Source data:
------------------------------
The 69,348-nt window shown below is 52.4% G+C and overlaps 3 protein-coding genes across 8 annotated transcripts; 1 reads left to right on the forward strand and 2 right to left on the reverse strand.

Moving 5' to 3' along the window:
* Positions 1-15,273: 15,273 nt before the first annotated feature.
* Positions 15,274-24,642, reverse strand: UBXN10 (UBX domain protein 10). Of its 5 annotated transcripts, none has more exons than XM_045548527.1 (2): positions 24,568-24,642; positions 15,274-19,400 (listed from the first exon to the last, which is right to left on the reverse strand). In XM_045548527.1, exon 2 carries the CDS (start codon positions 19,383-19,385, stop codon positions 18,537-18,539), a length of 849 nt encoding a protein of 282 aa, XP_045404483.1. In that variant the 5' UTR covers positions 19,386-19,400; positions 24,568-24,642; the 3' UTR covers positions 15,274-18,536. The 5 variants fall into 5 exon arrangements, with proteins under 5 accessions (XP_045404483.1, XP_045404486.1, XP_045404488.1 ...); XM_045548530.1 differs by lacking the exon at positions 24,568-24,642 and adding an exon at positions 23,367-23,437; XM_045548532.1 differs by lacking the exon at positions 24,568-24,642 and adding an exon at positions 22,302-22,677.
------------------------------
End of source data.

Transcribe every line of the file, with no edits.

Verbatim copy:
The 69,348-nt window shown below is 52.4% G+C and overlaps 3 protein-coding genes across 8 annotated transcripts; 1 reads left to right on the forward strand and 2 right to left on the reverse strand.

Moving 5' to 3' along the window:
* Positions 1-15,273: 15,273 nt before the first annotated feature.
* Positions 15,274-24,642, reverse strand: UBXN10 (UBX domain protein 10). Of its 5 annotated transcripts, none has more exons than XM_045548527.1 (2): positions 24,568-24,642; positions 15,274-19,400 (listed from the first exon to the last, which is right to left on the reverse strand). In XM_045548527.1, exon 2 carries the CDS (start codon positions 19,383-19,385, stop codon positions 18,537-18,539), a length of 849 nt encoding a protein of 282 aa, XP_045404483.1. In that variant the 5' UTR covers positions 19,386-19,400; positions 24,568-24,642; the 3' UTR covers positions 15,274-18,536. The 5 variants fall into 5 exon arrangements, with proteins under 5 accessions (XP_045404483.1, XP_045404486.1, XP_045404488.1 ...); XM_045548530.1 differs by lacking the exon at positions 24,568-24,642 and adding an exon at positions 23,367-23,437; XM_045548532.1 differs by lacking the exon at positions 24,568-24,642 and adding an exon at positions 22,302-22,677.